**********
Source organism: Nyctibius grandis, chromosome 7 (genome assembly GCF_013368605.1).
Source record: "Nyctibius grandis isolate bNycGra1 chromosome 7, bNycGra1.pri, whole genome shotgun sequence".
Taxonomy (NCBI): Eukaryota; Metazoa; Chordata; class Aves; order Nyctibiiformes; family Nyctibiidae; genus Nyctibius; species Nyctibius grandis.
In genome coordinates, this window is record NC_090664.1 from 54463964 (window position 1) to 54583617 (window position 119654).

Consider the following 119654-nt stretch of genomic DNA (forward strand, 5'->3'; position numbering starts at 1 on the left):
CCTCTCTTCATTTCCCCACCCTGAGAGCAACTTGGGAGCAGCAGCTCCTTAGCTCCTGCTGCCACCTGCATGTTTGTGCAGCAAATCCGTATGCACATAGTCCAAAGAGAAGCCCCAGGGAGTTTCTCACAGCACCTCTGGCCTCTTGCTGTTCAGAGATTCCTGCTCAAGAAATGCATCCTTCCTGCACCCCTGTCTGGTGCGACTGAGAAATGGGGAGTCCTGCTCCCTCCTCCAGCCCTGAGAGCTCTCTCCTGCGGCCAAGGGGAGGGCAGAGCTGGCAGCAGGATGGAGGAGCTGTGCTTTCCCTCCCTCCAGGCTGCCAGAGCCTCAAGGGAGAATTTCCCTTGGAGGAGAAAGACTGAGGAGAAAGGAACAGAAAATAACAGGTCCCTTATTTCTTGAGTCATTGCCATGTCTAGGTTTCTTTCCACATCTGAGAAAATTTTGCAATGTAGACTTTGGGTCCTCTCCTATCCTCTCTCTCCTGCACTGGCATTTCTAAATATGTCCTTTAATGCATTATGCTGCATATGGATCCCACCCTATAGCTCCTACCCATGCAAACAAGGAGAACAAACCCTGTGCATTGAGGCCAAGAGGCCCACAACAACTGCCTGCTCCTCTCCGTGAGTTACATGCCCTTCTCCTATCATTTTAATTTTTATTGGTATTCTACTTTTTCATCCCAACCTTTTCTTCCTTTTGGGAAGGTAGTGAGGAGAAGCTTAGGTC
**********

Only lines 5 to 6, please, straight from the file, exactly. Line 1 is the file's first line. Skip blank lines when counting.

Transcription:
Consider the following 119654-nt stretch of genomic DNA (forward strand, 5'->3'; position numbering starts at 1 on the left):
CCTCTCTTCATTTCCCCACCCTGAGAGCAACTTGGGAGCAGCAGCTCCTTAGCTCCTGCTGCCACCTGCATGTTTGTGCAGCAAATCCGTATGCACATAGTCCAAAGAGAAGCCCCAGGGAGTTTCTCACAGCACCTCTGGCCTCTTGCTGTTCAGAGATTCCTGCTCAAGAAATGCATCCTTCCTGCACCCCTGTCTGGTGCGACTGAGAAATGGGGAGTCCTGCTCCCTCCTCCAGCCCTGAGAGCTCTCTCCTGCGGCCAAGGGGAGGGCAGAGCTGGCAGCAGGATGGAGGAGCTGTGCTTTCCCTCCCTCCAGGCTGCCAGAGCCTCAAGGGAGAATTTCCCTTGGAGGAGAAAGACTGAGGAGAAAGGAACAGAAAATAACAGGTCCCTTATTTCTTGAGTCATTGCCATGTCTAGGTTTCTTTCCACATCTGAGAAAATTTTGCAATGTAGACTTTGGGTCCTCTCCTATCCTCTCTCTCCTGCACTGGCATTTCTAAATATGTCCTTTAATGCATTATGCTGCATATGGATCCCACCCTATAGCTCCTACCCATGCAAACAAGGAGAACAAACCCTGTGCATTGAGGCCAAGAGGCCCACAACAACTGCCTGCTCCTCTCCGTGAGTTACATGCCCTTCTCCTATCATTTTAATTTTTATTGGTATTCTACTTTTTCATCCCAACCTTTTCTTCCTTTTGGGAAGGTAGTGAGGAGAAGCTTAGGTC